PEVELY, Mo. – Defending World of Outlaws NOS Energy Drink Sprint Car Series champion Brad Sweet was not going to be denied Friday night at Federated Auto Parts Raceway at I-55.
He wasn’t going to let polesitter Jacob Allen celebrate in victory lane for the first time, nor was he going to let his brother-in-law – Kyle Larson – steal the top honors from him with a late pass at the third-mile.
That tenacity and drive ended up putting Sweet in victory lane for the second time in five races this season with the World of Outlaws NOS Energy Drink Sprint Car Series, his 52nd Outlaw win overall, during the opening night of the Drydene Double Down Invitational.
But to say it didn’t come easy would be a massive understatement.
Sweet started third for the 30-lapper after getting blitzed in the DIRTvision Fast Pass Dash by Jacob Allen, who led all the way in that event and rolled off from the top spot for the main event as a result.
And for a while, at least, it looked as though this would be the night that Allen’s 0-for-324 streak in the World of Outlaws history books would finally come to an end. He dominated the opening stint despite the best efforts of Sweet and Shane Stewart to bear down on the Shark Racing No. 1a in traffic.
However, Allen met his match in the form of a lap-nine caution for the stopped car of Terry McCarl in turn one, which set up a double-file restart and squelched a three-way duel for the lead between Allen, Sweet and Stewart.
Sweet, who took over the runner-up spot the lap before the yellow waved, came out guns blazing on the restart with a quick slider of Allen in turn three to take command of the night on the 10th revolution.
But while Sweet placed himself firmly out front, it was still a war behind him to determine who would get to second and be the man to try and chase down the NAPA Auto Parts-backed No. 49.
Larson eventually made himself that challenger, getting to second on lap 12 and having a shot to restart alongside Sweet when a flipping Scotty Thiel turned the red lights on six circuits later.
With a dozen laps left, Larson was stacked to Sweet’s outside for the restart, but Sweet got a good jump on the bottom of the track and opened up six tenths of a second in one lap before Larson got his footing underneath him, so to speak.
From there, it was a tooth-and-nail fight to the finish as Larson closed in on Sweet. Like a shark moving in for the kill, Larson seized the moment coming to five to go and dove underneath Sweet in turn three, sliding across Sweet’s front bumper off the exit of the fourth corner to lead lap 25 at the flagstand.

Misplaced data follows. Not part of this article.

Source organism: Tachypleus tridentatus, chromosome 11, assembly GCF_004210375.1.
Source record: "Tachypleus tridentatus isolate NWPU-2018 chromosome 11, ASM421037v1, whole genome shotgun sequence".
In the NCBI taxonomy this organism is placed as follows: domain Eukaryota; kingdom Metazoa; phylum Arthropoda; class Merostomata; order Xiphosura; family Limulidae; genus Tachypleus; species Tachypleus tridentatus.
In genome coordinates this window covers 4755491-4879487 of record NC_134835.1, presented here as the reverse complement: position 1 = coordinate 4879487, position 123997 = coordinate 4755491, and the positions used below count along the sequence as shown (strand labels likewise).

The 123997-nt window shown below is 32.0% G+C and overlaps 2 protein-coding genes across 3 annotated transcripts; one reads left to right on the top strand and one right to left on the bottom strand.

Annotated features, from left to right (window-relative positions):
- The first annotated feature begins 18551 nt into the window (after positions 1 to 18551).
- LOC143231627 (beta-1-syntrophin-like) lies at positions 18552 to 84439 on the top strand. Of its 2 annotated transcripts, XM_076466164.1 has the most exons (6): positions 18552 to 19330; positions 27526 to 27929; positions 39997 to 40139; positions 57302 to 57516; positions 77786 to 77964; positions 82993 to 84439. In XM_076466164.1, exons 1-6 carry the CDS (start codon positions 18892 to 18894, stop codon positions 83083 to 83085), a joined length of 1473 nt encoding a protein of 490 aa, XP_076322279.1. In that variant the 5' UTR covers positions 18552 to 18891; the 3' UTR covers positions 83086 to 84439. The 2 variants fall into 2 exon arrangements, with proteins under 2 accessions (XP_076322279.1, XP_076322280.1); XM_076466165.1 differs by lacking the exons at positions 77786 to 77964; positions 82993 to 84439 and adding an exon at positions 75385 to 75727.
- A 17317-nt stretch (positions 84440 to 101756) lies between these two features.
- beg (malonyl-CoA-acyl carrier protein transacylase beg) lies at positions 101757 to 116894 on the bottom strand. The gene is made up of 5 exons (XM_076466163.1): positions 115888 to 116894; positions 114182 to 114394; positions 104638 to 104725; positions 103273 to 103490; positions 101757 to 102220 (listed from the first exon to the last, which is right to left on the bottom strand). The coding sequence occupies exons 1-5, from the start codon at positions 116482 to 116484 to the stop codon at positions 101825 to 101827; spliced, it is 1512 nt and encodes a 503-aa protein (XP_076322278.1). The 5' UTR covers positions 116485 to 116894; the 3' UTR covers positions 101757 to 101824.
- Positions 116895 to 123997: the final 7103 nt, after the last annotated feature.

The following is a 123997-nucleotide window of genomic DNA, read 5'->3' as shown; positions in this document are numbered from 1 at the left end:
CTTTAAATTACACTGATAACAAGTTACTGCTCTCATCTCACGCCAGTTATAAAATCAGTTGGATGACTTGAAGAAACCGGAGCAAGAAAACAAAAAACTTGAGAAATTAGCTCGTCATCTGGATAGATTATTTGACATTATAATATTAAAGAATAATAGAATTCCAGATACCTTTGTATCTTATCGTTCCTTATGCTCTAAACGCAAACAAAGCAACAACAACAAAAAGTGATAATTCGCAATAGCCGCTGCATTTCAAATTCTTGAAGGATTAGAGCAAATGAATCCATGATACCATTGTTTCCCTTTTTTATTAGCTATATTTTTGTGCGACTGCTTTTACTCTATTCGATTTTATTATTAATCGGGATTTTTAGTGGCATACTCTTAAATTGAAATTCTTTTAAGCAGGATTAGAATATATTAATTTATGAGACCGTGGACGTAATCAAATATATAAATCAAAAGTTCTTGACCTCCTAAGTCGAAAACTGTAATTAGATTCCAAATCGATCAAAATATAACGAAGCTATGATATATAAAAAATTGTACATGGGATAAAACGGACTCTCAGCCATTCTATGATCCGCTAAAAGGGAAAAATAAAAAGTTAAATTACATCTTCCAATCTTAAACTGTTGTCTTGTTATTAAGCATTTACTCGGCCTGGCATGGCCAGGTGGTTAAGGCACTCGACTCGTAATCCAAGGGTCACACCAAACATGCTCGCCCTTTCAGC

Sweet wasn’t done, however. He powered back past Larson in the next set of corners to put the battle to bed, taking the lead for good on lap 26 and turning back every challenge Larson had left from there.
In the end, the two California aces crossed the finish line separated by a scant .189 of a second, with Sweet collecting the $6,000 winner’s share and re-tying David Gravel for 15th on the all-time win list.
Sweet chuckled in victory lane when asked about the fight with Larson in the closing laps, pointing to the skill that the former NASCAR Cup Series driver and dirt-track savant showcases night in and night out.
“That was a lot of fun. Kyle is an unbelievable talent,” Sweet said in victory lane. “He may be my brother-in-law, but he makes me earn these wins, damn it! I so enjoyed that, but I knew he was going to be up on the wheel. I just gave it all we had, and luckily we were able to overcome what he threw at us.
“There were some different lines developing on the track, but with him behind me, I really thought that the top was going to be the better spot to be in,” Sweet added. “He found the middle and bottom down there (in turns three and four), and I got stuck behind lapped traffic for a second. I just needed to do a little bit better job on my end, but this Kasey Kahne Racing crew gave me a great car and that made up for it and got us to victory lane in the end.”
Friday night’s race was conducted in front of a limited-capacity, socially-distanced crowd of fans, but they made their appreciation known with raucous applause after the checkered flag waved.
Sweet made sure their support didn’t go unnoticed.
“It was a lot of fun to see fans back in the stands!” he said, a big grin spreading across his features. “I tell you what, it’s not a lot of fun to race and celebrate in front of an empty grandstand, so we appreciate everyone that came out … and hopefully the crowds can keep getting bigger and bigger.”
And at the same track where the annual Ironman 55 is held in August, a physical race tested both man and machine, with Sweet able to come out on top and laugh about it afterward.
“I actually feel better after this feature than I did after the heat (race),” Sweet noted with a chuckle.
Behind Sweet and Larson, Logan Schuchart completed the podium and retained the World of Outlaws point lead by four markers – unofficially – over Sweet with five races completed on the year.
Stewart hung on for a fourth-place finish, with Allen fading late to complete the top five.
Sheldon Haudenschild was the night’s KSE Hard Charger, winning the Last Chance Showdown before advancing from 21st on the grid up to an eighth-place finish.
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